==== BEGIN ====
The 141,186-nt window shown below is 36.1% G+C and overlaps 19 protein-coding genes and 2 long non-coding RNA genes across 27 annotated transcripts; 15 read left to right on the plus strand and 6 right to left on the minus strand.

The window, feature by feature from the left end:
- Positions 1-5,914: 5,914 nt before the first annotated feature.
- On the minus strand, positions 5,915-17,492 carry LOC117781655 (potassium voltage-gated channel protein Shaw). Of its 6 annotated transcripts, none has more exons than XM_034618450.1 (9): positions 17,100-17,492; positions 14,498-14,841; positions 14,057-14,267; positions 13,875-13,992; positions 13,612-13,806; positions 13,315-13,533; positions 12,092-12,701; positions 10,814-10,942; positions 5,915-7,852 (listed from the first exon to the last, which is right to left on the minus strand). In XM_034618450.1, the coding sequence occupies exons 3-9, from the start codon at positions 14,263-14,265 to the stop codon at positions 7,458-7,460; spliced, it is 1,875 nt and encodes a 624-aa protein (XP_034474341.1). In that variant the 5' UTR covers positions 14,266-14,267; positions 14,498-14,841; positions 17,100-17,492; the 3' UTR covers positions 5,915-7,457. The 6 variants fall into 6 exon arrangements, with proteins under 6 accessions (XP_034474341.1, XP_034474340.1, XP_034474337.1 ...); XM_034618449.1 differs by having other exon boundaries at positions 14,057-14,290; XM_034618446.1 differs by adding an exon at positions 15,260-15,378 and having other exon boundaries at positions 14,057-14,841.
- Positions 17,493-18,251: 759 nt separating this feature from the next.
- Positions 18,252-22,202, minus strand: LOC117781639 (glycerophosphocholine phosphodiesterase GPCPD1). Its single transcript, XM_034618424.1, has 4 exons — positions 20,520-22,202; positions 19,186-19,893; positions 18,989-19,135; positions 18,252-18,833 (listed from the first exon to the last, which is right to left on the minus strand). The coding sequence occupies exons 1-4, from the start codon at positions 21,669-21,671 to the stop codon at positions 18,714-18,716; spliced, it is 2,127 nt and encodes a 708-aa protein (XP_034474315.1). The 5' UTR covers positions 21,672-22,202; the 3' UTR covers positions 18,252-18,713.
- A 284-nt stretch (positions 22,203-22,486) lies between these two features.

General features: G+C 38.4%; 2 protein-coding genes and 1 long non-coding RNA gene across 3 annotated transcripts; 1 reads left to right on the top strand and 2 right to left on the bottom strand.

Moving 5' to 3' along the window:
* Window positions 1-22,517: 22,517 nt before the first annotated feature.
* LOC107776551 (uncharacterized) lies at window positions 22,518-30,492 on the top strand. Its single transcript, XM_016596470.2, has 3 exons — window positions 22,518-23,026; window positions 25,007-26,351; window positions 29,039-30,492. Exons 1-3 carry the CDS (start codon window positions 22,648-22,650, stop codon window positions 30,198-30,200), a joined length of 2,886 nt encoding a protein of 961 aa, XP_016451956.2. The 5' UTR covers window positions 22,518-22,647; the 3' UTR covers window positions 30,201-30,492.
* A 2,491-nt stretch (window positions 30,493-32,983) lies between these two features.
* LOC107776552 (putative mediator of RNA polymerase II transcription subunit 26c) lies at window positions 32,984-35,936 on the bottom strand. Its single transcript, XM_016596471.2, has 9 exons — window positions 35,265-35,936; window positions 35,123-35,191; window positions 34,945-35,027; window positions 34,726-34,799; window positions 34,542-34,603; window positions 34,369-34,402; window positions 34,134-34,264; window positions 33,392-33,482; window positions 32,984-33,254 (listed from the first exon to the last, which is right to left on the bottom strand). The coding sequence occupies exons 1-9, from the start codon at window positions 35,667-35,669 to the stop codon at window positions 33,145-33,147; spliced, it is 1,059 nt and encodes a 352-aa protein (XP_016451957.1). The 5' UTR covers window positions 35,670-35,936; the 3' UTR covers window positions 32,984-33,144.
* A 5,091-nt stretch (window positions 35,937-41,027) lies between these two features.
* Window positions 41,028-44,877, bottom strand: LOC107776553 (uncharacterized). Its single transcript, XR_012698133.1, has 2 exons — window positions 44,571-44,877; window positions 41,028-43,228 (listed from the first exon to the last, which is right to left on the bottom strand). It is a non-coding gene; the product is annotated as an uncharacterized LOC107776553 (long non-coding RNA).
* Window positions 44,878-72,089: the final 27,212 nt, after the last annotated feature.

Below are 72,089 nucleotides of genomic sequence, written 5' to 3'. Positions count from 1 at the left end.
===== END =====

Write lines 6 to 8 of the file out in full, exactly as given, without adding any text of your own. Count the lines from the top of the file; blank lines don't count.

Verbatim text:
- Positions 18,252-22,202, minus strand: LOC117781639 (glycerophosphocholine phosphodiesterase GPCPD1). Its single transcript, XM_034618424.1, has 4 exons — positions 20,520-22,202; positions 19,186-19,893; positions 18,989-19,135; positions 18,252-18,833 (listed from the first exon to the last, which is right to left on the minus strand). The coding sequence occupies exons 1-4, from the start codon at positions 21,669-21,671 to the stop codon at positions 18,714-18,716; spliced, it is 2,127 nt and encodes a 708-aa protein (XP_034474315.1). The 5' UTR covers positions 21,672-22,202; the 3' UTR covers positions 18,252-18,713.
- A 284-nt stretch (positions 22,203-22,486) lies between these two features.

General features: G+C 38.4%; 2 protein-coding genes and 1 long non-coding RNA gene across 3 annotated transcripts; 1 reads left to right on the top strand and 2 right to left on the bottom strand.